The chart above shows the level of the CPI ex-energy, plotted on a log scale. The dotted green line represents a 2% trend, which has been remarkably durable. For the past 13 years ex-energy inflation has averaged almost exactly 2% per year, and there is every reason to think this will continue for the next year. Seven years of near-zero interest rates did not "stimulate" inflation (nor the economy in general, I might add), so why should a modest increase in interest rates depress inflation, much less create deflationary conditions? The deflation threat is a myth, and since the risk of deflation is nonexistent there is no reason for the Fed to postpone liftoff.

Now let's look at the market's current inflation expectations, as embedded in the pricing of TIPS and Treasuries.

The chart above shows the nominal yield on 5-yr Treasuries, the real yield on 5-yr TIPS, and the difference between the two, which is the market's expectation for the annualized rate of CPI inflation over the next 5 years. Currently about 1.25%, it is significantly less than the prevailing rate of ex-energy CPI inflation. Either the market is correctly anticipating more and substantial declines in energy prices, or it is seriously underestimating future inflation. For example, if inflation were to average zero for the next two years (e.g., because of further declines in energy prices), and then rebound to 2.0% for the subsequent three years, the annualized rate of inflation over the next 5 years would be 1.2%. This scenario is pretty close to what the market is apparently assuming will happen.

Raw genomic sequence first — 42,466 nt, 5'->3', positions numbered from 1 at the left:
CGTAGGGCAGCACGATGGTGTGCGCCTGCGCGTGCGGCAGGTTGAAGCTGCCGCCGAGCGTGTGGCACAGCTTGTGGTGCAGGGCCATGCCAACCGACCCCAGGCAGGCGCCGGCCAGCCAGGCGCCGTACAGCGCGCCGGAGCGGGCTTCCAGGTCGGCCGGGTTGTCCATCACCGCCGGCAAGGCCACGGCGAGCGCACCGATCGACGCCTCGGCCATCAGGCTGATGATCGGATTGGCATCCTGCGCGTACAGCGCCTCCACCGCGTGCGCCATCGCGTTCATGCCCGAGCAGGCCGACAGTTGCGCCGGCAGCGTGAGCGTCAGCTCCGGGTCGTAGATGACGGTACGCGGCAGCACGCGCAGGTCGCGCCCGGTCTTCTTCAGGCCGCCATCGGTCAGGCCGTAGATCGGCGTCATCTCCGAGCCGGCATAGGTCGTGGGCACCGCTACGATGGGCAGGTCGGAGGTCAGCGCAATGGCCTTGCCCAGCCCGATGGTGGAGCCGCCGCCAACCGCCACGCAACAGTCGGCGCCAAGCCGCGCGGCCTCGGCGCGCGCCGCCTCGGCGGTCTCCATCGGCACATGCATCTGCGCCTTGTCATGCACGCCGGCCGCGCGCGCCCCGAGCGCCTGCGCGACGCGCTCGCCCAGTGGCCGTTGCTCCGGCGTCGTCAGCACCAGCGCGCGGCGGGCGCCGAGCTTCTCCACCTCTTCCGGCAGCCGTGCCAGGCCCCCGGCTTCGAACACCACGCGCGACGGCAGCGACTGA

The chart above shows the market's forward-looking inflation expectations (technically speaking, the 5-yr, 5-yr forward inflation expectation). This represents the market's expectation for the annualized rate of CPI inflation in years 6-10. Currently 1.8%, it is only marginally less than the underlying rate of ex-energy inflation. Over a multiple-year period, then, the market expects inflation to rebound to what it has been over the past 13 years.

If the market is making a mistake, it is in expecting the underlying rate of inflation to remain unusually low for the next few years, before rebounding within 5 years or so to the same 2% level we have seen over the past decade. The surprise, in other words, would be for inflation to end up closer to 2% than to zero over the next few years.